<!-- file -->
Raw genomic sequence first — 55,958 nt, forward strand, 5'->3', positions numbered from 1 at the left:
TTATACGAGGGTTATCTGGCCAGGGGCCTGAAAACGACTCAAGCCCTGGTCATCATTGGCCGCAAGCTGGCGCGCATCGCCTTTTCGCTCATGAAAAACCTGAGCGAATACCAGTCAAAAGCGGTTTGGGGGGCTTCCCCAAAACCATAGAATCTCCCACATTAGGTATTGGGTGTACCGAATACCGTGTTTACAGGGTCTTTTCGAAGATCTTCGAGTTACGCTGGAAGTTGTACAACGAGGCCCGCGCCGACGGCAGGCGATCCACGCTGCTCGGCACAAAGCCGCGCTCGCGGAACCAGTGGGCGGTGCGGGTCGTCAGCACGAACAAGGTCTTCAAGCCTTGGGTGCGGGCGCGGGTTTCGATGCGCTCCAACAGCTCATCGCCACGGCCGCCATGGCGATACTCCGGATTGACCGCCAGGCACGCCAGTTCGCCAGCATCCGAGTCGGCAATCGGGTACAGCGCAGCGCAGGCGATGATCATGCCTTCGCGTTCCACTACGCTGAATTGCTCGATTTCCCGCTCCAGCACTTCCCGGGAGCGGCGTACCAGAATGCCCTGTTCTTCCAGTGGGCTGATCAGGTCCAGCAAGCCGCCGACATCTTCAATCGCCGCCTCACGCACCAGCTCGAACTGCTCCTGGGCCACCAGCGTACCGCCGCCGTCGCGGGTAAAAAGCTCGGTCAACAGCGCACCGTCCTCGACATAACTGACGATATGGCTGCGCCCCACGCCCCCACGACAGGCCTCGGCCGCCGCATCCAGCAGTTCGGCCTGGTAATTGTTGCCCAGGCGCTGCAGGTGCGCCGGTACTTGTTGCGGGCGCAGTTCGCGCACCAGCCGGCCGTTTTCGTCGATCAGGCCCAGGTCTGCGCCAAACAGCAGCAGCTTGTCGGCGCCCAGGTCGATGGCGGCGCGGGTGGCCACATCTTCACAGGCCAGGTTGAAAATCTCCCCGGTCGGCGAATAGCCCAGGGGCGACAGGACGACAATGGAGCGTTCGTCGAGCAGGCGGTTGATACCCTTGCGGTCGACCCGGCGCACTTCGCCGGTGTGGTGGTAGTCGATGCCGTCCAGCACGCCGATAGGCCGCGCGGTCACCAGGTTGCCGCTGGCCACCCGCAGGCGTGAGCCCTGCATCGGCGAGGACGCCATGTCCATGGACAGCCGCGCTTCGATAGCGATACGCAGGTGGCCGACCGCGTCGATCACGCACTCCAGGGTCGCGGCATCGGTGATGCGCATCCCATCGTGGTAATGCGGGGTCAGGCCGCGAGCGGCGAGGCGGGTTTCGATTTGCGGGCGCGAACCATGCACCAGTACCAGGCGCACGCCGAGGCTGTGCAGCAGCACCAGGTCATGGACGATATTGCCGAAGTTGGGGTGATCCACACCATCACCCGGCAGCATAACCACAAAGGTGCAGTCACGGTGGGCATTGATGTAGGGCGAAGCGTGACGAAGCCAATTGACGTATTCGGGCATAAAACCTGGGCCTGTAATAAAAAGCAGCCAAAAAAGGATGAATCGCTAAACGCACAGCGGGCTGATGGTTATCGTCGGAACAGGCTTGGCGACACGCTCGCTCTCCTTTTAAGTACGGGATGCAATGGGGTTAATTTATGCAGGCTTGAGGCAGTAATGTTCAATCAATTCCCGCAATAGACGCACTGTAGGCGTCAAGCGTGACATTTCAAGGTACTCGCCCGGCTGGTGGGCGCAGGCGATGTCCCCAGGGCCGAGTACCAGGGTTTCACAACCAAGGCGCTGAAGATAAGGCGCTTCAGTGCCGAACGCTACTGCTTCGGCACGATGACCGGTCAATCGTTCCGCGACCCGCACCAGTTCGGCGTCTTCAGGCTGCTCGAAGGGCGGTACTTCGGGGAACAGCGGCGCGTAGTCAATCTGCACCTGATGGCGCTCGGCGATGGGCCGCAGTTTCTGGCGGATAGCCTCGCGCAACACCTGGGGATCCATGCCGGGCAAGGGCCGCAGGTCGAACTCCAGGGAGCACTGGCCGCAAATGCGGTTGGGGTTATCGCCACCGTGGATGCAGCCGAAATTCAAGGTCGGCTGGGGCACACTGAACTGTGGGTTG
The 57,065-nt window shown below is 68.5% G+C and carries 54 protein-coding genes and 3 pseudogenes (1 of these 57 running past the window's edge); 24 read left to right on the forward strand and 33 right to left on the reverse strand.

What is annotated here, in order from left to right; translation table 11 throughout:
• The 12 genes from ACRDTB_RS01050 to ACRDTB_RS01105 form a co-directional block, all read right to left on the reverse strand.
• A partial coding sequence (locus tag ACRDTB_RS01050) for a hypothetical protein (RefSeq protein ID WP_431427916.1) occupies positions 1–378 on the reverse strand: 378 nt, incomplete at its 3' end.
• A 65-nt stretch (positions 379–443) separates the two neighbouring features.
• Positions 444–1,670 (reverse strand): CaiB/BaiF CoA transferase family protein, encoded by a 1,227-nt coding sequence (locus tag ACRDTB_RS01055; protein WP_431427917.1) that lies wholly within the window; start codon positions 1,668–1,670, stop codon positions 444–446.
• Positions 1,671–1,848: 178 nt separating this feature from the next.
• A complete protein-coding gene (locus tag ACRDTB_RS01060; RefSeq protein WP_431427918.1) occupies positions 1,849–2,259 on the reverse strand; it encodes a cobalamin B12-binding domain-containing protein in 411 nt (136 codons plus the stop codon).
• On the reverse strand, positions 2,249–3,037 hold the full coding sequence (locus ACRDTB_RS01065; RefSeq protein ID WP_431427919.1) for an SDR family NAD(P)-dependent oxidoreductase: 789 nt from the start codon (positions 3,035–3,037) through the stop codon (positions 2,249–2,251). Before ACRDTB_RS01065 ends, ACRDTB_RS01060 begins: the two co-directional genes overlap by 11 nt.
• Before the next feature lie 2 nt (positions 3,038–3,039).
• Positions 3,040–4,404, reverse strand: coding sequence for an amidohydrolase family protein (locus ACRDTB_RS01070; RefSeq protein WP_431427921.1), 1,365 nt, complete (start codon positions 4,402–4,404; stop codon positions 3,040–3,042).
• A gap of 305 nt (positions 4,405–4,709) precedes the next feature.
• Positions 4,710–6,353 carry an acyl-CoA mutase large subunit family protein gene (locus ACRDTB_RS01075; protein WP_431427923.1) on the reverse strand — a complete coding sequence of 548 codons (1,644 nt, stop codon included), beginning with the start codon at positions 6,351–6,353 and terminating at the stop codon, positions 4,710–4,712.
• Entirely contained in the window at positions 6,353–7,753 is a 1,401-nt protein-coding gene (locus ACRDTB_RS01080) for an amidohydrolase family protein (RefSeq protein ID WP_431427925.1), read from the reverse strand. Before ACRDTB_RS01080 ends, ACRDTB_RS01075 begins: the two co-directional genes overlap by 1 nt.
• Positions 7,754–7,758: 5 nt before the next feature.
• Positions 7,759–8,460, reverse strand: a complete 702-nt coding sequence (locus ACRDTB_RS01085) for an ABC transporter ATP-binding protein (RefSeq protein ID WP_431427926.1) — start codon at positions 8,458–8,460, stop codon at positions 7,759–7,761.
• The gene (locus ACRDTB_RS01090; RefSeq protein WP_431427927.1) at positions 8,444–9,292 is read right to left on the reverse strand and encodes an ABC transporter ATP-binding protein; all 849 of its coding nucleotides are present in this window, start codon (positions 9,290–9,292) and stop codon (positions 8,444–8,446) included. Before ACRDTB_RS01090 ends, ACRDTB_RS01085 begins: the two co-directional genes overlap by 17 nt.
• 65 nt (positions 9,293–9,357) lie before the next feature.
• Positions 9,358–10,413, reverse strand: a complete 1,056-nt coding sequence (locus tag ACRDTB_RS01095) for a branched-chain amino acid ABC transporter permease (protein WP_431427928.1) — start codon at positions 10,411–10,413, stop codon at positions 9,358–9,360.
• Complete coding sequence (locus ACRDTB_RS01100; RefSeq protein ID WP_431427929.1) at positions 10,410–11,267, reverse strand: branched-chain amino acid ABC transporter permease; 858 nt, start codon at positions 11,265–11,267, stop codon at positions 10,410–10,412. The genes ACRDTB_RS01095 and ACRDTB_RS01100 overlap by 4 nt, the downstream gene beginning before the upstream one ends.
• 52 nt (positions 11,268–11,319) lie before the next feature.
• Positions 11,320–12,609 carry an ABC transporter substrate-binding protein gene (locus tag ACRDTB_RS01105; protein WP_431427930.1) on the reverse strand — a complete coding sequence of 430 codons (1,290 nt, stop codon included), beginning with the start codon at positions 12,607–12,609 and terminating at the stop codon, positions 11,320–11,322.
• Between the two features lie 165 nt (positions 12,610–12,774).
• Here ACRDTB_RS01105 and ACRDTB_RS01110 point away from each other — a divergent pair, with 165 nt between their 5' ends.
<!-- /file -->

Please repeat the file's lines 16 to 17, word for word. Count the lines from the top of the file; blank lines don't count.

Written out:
• Entirely contained in the window at positions 6,353–7,753 is a 1,401-nt protein-coding gene (locus ACRDTB_RS01080) for an amidohydrolase family protein (RefSeq protein ID WP_431427925.1), read from the reverse strand. Before ACRDTB_RS01080 ends, ACRDTB_RS01075 begins: the two co-directional genes overlap by 1 nt.
• Positions 7,754–7,758: 5 nt before the next feature.